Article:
USO Fights Familiar Battles, On the Charts and Off

The oil fund is still struggling near its year-to-date breakeven mark as 2017 draws to a close

Dec 7, 2017 at 11:30 AM
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There are only a few weeks left in the calendar year, and the United States Oil Fund (USO) is running out of opportunities to stake its claim in positive ground for 2017. The fund's 2016 closing price of $11.72 wasn't surmounted on a weekly closing basis until as recently as Friday, Nov. 24 -- and last Friday's afternoon sell-off in equities effectively dashed USO's valiant morning attempt to string together two consecutive weekly settlements in positive year-to-date territory.

That said, USO's struggles in the $12 region are not a new phenomenon this year. Resistance here dates back to a bear gap in December 2015, and has since emerged as an impressively impenetrable ceiling. In 2016, the fund's highest weekly closing price checked in at $11.98, and the current 52-week high stands squarely at $12.00.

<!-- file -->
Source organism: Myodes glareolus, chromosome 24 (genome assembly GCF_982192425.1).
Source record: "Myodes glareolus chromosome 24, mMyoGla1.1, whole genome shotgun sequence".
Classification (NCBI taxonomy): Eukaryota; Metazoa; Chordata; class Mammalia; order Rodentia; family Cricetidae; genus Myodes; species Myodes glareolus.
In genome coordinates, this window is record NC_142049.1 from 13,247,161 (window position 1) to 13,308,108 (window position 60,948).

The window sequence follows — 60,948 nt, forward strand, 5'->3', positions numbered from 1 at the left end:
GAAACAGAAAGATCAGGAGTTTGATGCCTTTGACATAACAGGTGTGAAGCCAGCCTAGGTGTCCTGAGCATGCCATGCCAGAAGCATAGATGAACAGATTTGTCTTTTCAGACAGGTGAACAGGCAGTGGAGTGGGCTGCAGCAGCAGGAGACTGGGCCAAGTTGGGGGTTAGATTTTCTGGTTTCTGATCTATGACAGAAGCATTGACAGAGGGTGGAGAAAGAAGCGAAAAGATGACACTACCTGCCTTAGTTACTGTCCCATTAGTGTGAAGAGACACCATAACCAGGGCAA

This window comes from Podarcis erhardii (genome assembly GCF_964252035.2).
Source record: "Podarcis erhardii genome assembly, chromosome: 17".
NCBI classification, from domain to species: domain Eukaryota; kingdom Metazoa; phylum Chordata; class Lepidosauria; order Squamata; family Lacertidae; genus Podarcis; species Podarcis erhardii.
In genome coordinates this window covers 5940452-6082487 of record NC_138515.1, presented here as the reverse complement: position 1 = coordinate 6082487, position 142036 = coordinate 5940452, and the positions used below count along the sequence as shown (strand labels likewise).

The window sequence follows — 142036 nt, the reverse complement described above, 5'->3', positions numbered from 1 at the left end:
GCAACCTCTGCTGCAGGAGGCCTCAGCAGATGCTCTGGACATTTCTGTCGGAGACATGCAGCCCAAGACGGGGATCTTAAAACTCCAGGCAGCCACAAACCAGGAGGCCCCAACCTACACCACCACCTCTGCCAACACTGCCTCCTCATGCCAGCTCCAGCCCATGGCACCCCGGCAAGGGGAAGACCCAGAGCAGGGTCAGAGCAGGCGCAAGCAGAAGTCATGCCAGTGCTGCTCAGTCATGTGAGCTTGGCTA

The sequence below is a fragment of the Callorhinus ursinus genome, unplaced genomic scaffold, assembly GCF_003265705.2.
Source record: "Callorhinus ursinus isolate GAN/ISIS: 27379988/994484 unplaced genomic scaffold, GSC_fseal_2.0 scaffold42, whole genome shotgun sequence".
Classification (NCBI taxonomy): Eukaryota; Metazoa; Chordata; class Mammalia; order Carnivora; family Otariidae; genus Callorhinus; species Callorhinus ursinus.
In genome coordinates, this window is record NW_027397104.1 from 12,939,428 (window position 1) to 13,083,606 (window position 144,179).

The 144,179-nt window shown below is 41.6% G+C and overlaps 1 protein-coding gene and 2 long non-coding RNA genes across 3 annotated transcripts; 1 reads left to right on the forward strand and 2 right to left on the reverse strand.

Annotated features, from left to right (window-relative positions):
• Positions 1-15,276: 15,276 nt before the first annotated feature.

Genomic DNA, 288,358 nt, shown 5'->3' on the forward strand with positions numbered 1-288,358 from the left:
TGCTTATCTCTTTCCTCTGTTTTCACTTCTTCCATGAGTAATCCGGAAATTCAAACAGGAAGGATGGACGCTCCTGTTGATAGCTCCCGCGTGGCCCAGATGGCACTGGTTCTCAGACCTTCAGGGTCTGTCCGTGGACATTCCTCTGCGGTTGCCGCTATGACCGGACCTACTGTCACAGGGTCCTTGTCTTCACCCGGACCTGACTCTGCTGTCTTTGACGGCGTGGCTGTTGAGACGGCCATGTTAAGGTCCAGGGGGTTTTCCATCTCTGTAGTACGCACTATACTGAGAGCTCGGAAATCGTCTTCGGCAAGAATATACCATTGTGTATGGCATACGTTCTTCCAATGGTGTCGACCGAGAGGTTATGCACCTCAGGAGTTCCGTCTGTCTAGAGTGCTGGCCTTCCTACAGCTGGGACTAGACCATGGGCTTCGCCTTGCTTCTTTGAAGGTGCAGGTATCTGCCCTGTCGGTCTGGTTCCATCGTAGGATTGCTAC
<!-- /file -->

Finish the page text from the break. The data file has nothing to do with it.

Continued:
And if we look even farther back on USO's chart, we'll arrive at the July 2008 all-time weekly closing high of $117.39 (attained just prior to the rapid-fire implosion of the commodity bubble later that summer, and a few short months before the most chaotic days of the financial crisis). Given the significance of round-number returns from key historical price points as levels of support and/or resistance, we would be remiss not to observe that USO's current year-to-date breakeven level roughly coincides with a 90% decline from its record weekly closing high -- namely, $11.74.

At the same time USO saw its attempts to "go green" for 2017 stymied by this double-barreled technical hurdle, OPEC members were agreeing to extend production cuts through the end of 2018 in response to an ongoing oversupply in the market, with no plans to revisit output any sooner than June.

From a sentiment perspective, meanwhile, short interest on USO ramped up 12.1% in the latest reporting period to an all-time high of 74.47 million shares. Elsewhere, the "large speculators" tracked by the weekly Commitments of Traders (CoT) reports have amassed the largest long position ever on crude -- and this group has an unnerving tendency to mistime major moves.

With all of these various market forces seemingly stacked against USO, it may take Wall Street's equivalent of a "Christmas miracle" for the fund to end the year on a gain. But longer-term, we'd suggest that a sustained move above the $12 region would be legitimate cause for concern among the record crowd of USO shorts.

uso weekly since dec 2014

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